Here’s an at-a-glance guide to writing a speech.
We’ll review some of the simplest techniques you can use when you’re writing a speech. Most of these ideas are interchangeable. They’ll help you with a key note presentation, an award speech or a wedding speech.
You don’t have to use all of these ideas, just pick and choose what works for you.
What is your speech about?
The flippant answer is, it’s about 20 minutes! (And if it is, it should be about 2000 words long. One hundred words per minute is a comfortable pace for you and the audience.)
But what’s it really about?
When you’re writing a speech, don’t be tempted to throw everything you know at it. Start with a nice, simple premise. (For example, I want the audience to understand why pay rises would be bad for our business this year.) Then start filling in the detail.
How long does my speech need to be?
A simple premise doesn’t necessarily equal a short speech. Don’t just give your audience the facts, take them on a journey. Tell a story.
A big, world-changing premise doesn’t necessarily equal a long speech. The Gettysburg Address lasted less than three minutes.
A super-dense speech crammed full of ideas will just leave your audience spinning. It’s okay to leave them wanting more.
Padding it out?
Suppose you’re writing a speech and it’s too short for your allotted timescale? If you’ve really done full justice to your topic, leave it as it is. You can always open up the floor to questions…
Keep it simple
- Beginning: introduce your topic.
- Middle: develop it.
- End: tie it all up, make your conclusions, and, if you can, leave your audience with something to think about.
Develop your themes
If you’re talking about why pay rises are a bad idea, introduce some context. Set the scene with all the compelling reasons that have scuppered the prospect of pay rises. But go easy. Leaven the bad news with positives – no pay rises, but no redundancies.
Tell a good story
Any speech, whether it’s an acceptance speech or a shareholder’s address can tell a story.
It can start amid challenge or conflict, work its way through trial and tribulation, and eventually lead a breathless audience to a final, against-the-odds triumph of spirit over adversity.
Let your audience do some of the work
If you have to justify an unpopular decision (those pay rises again), the very best thing you can do is let your audience reach the same conclusion for themselves. If you lay the facts out and join the dots for your audience, they’ll soon see what you’re saying. Reaching this realisation for themselves softens what would otherwise be a hard-sell.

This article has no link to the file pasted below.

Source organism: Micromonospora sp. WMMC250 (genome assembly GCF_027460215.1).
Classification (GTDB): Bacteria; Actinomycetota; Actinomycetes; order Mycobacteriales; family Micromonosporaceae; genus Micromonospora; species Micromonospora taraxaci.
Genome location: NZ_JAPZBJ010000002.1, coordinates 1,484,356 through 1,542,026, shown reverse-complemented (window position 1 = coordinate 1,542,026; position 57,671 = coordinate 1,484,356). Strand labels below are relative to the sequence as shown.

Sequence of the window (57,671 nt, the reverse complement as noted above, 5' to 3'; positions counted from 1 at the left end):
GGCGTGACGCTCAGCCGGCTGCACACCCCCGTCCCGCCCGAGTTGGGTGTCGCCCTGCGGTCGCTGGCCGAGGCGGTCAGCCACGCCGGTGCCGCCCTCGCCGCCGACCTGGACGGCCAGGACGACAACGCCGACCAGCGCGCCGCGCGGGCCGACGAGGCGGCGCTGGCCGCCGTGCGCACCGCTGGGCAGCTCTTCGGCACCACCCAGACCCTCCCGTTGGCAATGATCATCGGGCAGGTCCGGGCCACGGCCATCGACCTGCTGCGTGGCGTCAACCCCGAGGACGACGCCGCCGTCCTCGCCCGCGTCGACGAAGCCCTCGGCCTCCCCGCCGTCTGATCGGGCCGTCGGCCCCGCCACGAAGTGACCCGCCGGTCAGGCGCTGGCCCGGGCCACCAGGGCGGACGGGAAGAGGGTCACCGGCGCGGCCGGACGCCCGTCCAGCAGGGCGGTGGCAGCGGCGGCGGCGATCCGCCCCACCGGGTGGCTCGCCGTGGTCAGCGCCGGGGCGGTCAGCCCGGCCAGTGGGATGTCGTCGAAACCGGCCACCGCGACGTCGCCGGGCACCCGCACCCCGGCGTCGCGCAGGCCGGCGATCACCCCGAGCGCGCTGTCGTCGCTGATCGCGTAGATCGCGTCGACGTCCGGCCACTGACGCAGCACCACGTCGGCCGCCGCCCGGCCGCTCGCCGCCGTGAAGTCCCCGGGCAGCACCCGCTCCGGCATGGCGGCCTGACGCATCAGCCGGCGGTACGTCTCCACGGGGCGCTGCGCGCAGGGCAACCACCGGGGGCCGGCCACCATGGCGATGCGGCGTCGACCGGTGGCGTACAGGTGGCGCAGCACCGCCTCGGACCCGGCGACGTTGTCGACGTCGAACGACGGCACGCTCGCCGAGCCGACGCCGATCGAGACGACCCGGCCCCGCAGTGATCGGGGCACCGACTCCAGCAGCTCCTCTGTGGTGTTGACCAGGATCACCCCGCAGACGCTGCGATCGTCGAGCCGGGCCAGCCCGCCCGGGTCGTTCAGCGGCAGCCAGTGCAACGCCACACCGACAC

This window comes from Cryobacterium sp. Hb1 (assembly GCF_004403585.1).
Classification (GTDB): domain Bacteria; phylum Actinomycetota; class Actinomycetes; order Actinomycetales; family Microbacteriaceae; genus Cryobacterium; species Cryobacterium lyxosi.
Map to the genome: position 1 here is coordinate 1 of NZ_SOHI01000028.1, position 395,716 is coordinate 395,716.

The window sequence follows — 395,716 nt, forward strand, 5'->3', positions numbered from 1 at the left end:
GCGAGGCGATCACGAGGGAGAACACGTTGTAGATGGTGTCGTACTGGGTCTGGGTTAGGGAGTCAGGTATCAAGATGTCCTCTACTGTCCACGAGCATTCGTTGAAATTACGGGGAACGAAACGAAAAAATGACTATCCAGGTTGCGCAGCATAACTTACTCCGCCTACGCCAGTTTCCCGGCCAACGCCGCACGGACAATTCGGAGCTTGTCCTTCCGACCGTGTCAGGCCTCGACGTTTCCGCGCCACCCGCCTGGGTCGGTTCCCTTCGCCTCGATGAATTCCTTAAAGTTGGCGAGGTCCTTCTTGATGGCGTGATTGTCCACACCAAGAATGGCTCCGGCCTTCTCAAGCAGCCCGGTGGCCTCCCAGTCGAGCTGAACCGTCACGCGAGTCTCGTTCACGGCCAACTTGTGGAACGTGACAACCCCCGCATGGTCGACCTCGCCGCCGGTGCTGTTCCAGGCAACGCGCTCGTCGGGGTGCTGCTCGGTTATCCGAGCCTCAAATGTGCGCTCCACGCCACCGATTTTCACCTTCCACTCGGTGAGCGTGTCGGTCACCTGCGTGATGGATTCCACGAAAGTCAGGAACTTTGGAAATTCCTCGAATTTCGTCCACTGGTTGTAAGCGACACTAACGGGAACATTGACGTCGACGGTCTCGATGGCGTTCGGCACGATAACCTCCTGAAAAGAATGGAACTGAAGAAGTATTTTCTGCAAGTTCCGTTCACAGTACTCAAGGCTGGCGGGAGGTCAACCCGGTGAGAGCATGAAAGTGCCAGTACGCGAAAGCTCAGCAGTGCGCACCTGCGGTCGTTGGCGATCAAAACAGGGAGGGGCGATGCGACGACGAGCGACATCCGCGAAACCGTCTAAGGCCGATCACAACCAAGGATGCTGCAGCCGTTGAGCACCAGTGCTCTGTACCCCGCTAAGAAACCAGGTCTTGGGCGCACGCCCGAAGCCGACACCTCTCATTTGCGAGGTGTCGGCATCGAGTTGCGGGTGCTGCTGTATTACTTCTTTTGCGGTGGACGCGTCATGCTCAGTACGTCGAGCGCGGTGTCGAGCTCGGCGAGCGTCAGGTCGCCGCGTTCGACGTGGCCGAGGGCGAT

Leave some dangling threads
Maintain interest in your speech with ideas and questions that you can raise and then leave hanging…
… Tie it all up
Time to answer all those dangling questions; time to tie up all those loose ends. It’ll help give a satisfying sense of closure.
Is it easy to say?
Looks good on paper, but what does it feel like to actually say the words? Are there any words or sentences in there that’ll trip you up?
Say it out loud and edit your speech accordingly. In other words, write a speech, read it out loud, and then rewrite it.
Edit. Edit. And edit some more!
Your first draft is probably going to be too long.
Whenever you write a speech, you can expect to edit it three or four times. Yes, that does mean cutting lots of stuff you really like. Learn to let it go. Your speech will be better for it. Sharper, Clearer. More cohesive. Harder hitting.
When you’re writing a speech, be critical
Subject every word, every sentence and every paragraph to the ‘so what’ test. Does it enhance your argument, does it tell a good story, and does it really belong in your speech.
Better yet, get someone else to be critical. Subject your speech to the ultimate test – consumer research. Test it on your family, friends and colleagues. Take their opinions on board. They’re valid. Even if you don’t necessarily agree with them!
Write it like you say it
It’s your speech. It needs to sound like you wrote it. If you hire a speech writer instead of writing it for yourself, make sure they’ve got a good feel for your tone of voice.
The fancy-schmancy stuff
When you write a speech, you can pep it up a bit with any of these popular devices
The power of using words with the same initial letters to create compelling connections.
- The power of three
This year we have done X, we have done Y and yes, we have done Z – and it has made our business stronger.
Self-deprecating humour works best. It’ll help get the audience on your side.
Never mind the barren outlook, lay down some solid foundations for your company, pin your colours to the mast and use metaphor to really get your point across.
And, of course, if you’d like any help or advice about writing a speech, just let me know. Or if you’re already in the middle of writing a speech and getting stuck, or running out of time, call me for some eleventh hour advice.